Concerns over fuel card spurs debate among officials

JOHNSTOWN — Town board members debated whether a town employee violated the town’s WEX fuel card policy when having a gas can filled up for town use.

Councilman Tim Rizzo expressed his concerns to the town of the misuse of the WEX fuel card during the town board’s regular meeting on Monday, claiming one of the town’s employees violated the policy.

Supervisor Jack Wilson explained the employee needed the five-gallon gas can filled for the snowblower and eventually for the lawn mower in the summer in which the Highway Superintendent Jack Smullen used a fuel card to fill up the gas can so the town employee could complete her duties.

“We have to be able to fill those five gallon cans, if there’s something that was left out of the policy that we aren’t supposed to do that, then I guess I need to add another sentence in. Nothing was done wrong,” Wilson said.

Rizzo said however, not only did it violate the policy, it could cause misreadings with the mileage.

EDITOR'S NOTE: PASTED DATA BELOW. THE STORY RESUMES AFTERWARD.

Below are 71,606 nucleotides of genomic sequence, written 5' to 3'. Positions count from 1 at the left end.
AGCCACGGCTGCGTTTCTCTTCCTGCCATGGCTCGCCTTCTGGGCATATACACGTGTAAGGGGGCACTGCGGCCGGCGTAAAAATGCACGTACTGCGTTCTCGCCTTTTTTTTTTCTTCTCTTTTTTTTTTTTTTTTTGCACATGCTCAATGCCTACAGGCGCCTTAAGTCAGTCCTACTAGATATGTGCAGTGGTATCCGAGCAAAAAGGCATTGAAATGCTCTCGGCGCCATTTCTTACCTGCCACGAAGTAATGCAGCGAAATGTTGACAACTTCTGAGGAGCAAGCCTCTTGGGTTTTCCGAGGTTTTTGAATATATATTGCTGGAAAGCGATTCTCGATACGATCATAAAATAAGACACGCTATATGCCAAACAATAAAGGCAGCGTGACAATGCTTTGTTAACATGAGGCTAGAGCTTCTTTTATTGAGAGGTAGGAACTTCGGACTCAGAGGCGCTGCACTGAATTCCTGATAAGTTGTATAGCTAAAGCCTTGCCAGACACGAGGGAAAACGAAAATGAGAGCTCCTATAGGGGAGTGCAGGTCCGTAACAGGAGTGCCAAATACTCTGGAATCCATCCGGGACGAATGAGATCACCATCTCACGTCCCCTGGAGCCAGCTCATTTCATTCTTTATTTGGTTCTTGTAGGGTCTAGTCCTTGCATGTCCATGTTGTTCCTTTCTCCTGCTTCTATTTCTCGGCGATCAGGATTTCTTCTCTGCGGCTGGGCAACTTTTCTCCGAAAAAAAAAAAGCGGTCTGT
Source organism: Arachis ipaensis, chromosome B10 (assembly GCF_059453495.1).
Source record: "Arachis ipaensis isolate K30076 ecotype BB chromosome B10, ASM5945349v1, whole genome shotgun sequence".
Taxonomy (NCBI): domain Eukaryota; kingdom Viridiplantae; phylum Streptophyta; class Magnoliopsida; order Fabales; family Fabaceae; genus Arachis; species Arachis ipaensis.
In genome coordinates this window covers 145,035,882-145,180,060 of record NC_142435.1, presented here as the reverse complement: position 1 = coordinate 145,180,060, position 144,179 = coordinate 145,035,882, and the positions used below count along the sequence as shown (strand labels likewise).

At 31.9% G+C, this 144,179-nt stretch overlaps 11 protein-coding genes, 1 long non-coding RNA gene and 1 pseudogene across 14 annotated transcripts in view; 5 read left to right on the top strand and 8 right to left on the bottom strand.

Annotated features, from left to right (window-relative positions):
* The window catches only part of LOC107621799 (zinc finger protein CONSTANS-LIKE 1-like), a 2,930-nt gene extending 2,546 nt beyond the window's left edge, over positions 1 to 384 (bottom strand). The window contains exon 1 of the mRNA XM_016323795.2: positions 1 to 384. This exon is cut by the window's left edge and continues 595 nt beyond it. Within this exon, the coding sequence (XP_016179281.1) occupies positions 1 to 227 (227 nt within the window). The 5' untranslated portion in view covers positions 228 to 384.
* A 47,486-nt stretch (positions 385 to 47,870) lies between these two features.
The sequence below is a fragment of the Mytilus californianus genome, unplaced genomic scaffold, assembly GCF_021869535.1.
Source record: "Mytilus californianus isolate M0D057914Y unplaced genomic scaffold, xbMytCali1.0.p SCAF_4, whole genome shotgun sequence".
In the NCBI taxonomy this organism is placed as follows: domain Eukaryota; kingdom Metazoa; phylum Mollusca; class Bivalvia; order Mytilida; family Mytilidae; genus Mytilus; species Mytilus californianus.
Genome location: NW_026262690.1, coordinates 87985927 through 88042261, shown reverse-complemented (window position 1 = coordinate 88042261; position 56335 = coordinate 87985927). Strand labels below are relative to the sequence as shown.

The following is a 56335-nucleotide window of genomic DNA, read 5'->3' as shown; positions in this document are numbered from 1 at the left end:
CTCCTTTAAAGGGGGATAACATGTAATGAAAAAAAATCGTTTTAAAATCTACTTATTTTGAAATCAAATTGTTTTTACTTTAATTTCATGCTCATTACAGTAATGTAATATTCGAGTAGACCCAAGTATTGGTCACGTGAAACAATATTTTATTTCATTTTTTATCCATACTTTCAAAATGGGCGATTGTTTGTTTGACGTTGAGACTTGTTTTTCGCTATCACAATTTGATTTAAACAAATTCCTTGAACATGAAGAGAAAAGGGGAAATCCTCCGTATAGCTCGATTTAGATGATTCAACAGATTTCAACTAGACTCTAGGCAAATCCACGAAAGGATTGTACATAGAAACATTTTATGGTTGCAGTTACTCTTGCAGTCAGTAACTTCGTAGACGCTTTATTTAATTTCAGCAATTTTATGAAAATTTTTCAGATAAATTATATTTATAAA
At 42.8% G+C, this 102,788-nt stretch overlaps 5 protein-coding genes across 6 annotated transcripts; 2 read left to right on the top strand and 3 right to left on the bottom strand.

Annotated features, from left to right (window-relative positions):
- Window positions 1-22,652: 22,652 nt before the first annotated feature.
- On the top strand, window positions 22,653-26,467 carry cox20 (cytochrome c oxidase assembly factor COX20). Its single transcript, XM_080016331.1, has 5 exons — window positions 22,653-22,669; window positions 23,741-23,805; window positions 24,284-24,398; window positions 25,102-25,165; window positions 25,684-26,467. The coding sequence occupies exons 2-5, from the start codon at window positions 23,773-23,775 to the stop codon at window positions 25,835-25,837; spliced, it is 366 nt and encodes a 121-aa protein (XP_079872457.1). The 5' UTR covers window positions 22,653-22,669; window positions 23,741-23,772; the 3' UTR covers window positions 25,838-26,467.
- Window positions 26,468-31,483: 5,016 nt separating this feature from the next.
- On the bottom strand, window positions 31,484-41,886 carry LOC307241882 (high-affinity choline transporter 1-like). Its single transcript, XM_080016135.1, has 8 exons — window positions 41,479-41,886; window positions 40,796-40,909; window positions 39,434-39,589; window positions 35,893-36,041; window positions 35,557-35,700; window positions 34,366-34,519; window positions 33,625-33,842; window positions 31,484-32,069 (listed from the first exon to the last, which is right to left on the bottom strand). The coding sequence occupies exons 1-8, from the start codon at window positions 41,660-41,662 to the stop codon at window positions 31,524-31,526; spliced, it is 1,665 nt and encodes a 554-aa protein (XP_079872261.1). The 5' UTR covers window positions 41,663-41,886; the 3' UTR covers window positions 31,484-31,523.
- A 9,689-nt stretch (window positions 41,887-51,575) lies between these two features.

Wilson said the gas can only gets filled about once or twice a year.

“I’m not going to worry about it. Tim, I haven’t worried about the gas mileage, there’s not a vehicle out there we can worry about the gas mileage on. Some of those plow trucks probably get about a mile a gallon,” Wilson said.

According to the town’s Fuel Card Policy and Procedures, the purpose is to provide guidelines governing the provisioning and usage for the town managed fuel card with WEX for town vehicles.

The cards are issued to the town’s personnel who operate its fleet of vehicles.

“This policy was adopted to maintain appropriate records necessary to sustain a more controlled system,” the policy states.

According to the policy, fuel cards will be managed internally. Any lost, broken or stolen are to be reported to supervisor or bookkeeper; cards will be issued to vehicles and kept in the assigned vehicle; cards are for town vehicles only, unauthorized charges will be subject to discipline up to and including termination of employment; records of all transactions are required for each driver; all receipts should be turned over to the highway superintendent who will turn them into the supervisor’s office.

“I don’t personally have an issue with the way it got filled. I don’t think it’s a problem,” said Councilman Don VanDeusen. “It’s probably a better way of tracking it than trying to track it with petty cash.”

Other council members agreed.

“If it’s town business, I don’t see an issue with it,” VanDeusen said.

Councilman Walter Lane said the policy can be updated if need be.

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